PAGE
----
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Ex-Center City real estate agent convicted of voluntary manslaughter in killing of her boyfriend

Jeanette Wakefield fatally shot her boyfriend, Terry Corrigan IV, 33, in her Fishtown apartment building in September 2017.

Jeanette Wakefield, a former Center City real estate broker, in a photo from her Facebook page.
Jeanette Wakefield, a former Center City real estate broker, in a photo from her Facebook page.Read moreFacebook

A Philadelphia judge on Wednesday convicted a former Center City real estate agent of voluntary manslaughter in the 2017 shooting death of her boyfriend in her Fishtown apartment building.

Jeanette Wakefield, 38, did not testify at her trial, but previously admitted to police that she fired the shot from her legally owned 9mm handgun that killed 33-year-old Terry Corrigan IV of Kensington.

The prosecution and defense had agreed to a nonjury trial before Common Pleas Court Judge J. Scott O’Keefe. During the trial, which started Monday, evidence showed that Wakefield and Corrigan had had a sometimes tumultuous relationship since early 2016.

Assistant District Attorney Kate Shulman said in her closing argument Wednesday that Wakefield was angry at Corrigan when she shot him. She said Wakefield did not fear Corrigan and could have just locked her apartment door instead of shooting him as he stood in the hallway outside her apartment about 3:25 a.m. Sept. 27, 2017.

Defense attorneys Timothy Tarpey and James Lloyd argued that Wakefield shot Corrigan out of fear, and that at most it was a case of voluntary manslaughter.

The judge acquitted Wakefield of first- and third-degree murder, but did not specify why. She is to be sentenced Oct. 4.

At the time of the shooting, Wakefield lived with her 9-year-old daughter and 10-year-old son at the Chandler Apartments, 1050 E. Montgomery Ave., where she was the property manager. She also worked as an independent real estate agent.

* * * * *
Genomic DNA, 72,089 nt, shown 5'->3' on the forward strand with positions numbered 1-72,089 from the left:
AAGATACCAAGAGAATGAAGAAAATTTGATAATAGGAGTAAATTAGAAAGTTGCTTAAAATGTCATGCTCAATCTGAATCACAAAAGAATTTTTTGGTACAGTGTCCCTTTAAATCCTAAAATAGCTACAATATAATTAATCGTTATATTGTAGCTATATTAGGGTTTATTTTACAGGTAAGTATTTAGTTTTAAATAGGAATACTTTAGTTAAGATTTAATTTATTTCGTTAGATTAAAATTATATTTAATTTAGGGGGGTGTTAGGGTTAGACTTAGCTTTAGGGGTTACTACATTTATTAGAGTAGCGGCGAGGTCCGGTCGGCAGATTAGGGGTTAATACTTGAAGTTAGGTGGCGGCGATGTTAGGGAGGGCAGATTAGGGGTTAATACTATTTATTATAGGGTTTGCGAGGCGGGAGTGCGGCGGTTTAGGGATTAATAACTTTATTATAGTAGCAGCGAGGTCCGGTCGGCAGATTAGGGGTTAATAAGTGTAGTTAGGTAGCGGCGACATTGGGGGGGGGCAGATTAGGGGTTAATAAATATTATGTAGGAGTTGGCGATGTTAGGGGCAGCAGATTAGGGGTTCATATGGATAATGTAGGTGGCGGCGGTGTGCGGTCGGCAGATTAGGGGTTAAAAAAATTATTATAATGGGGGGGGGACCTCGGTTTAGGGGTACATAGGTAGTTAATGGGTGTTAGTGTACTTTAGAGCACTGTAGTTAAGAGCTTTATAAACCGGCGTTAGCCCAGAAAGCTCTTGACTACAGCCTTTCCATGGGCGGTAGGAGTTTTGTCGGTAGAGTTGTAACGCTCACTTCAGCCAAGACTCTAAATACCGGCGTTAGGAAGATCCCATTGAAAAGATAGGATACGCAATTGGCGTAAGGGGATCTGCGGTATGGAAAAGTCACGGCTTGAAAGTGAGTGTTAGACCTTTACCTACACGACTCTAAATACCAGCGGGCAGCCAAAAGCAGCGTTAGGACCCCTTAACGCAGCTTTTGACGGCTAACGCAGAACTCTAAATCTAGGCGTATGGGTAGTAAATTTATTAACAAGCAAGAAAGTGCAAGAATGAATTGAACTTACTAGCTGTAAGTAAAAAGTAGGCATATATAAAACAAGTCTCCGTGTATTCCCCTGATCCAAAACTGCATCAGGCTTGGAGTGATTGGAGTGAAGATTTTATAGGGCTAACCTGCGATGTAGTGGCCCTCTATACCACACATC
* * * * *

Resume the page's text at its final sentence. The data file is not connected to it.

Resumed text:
In emotional testimony Tuesday, her son, now 12, testified about an escalating argument between Wakefield and Corrigan that led to the shooting. The Inquirer is withholding the boy’s name because he is a juvenile.

When the boy, dressed in a gray-collar short-sleeve shirt and shorts, walked into the courtroom, Wakefield looked longingly at him. The judge had cleared the courtroom of observers for his testimony at the prosecutor’s request, but allowed reporters to remain.

On the witness stand, the boy gave this account of what happened beginning on the night of Sept. 26, 2017, and into the early morning of the next day:

Corrigan left the apartment after an argument with Wakefield. She then went out to invite Corrigan back in, and at first he declined, but then returned, banging on the apartment door. At one point he angrily broke a table outside the apartment that Wakefield cherished. When Corrigan banged on the door again, Wakefield got her gun, the boy said.

“She told Terry she had it,” the boy testified, and she said that if he didn’t leave, “she was going to shoot.”

The boy said he was standing a couple of feet behind his mother in the apartment as she stood in the doorway and raised her gun. Then, Corrigan, who was in the hallway, took off his baseball cap and bowed, and said, “‘Oh, please do,’” then stood back up, the boy testified.

“I was very angry at him,” the boy said. “I called him a drug dealer, and he called me a faggot.”

A couple of seconds later, he said, his mother shot Corrigan. “Mom probably got really angry at him for calling me that,” he said emotionally.

His mother cried after shooting Corrigan and called 911, the boy said.

Patricia Clark, Corrigan’s aunt, testified Tuesday that she had been on the phone with Wakefield when the shot was fired.

Just before the shooting, Clark said, she heard her nephew in the background and Wakefield repeatedly telling him: “No, Terry, you broke the table.” Then, she heard gunfire.

Corrigan was shot just below his right eye.

Clark and the victim’s sister, Michelle Corrigan, both testified that Corrigan had never been violent toward Wakefield. Defense attorneys alleged that Corrigan was violent.

After the trial, Corrigan’s parents, Susan and Terry Corrigan III, said they were disappointed by the verdict. “I would have liked to see third-degree” murder, the mother said.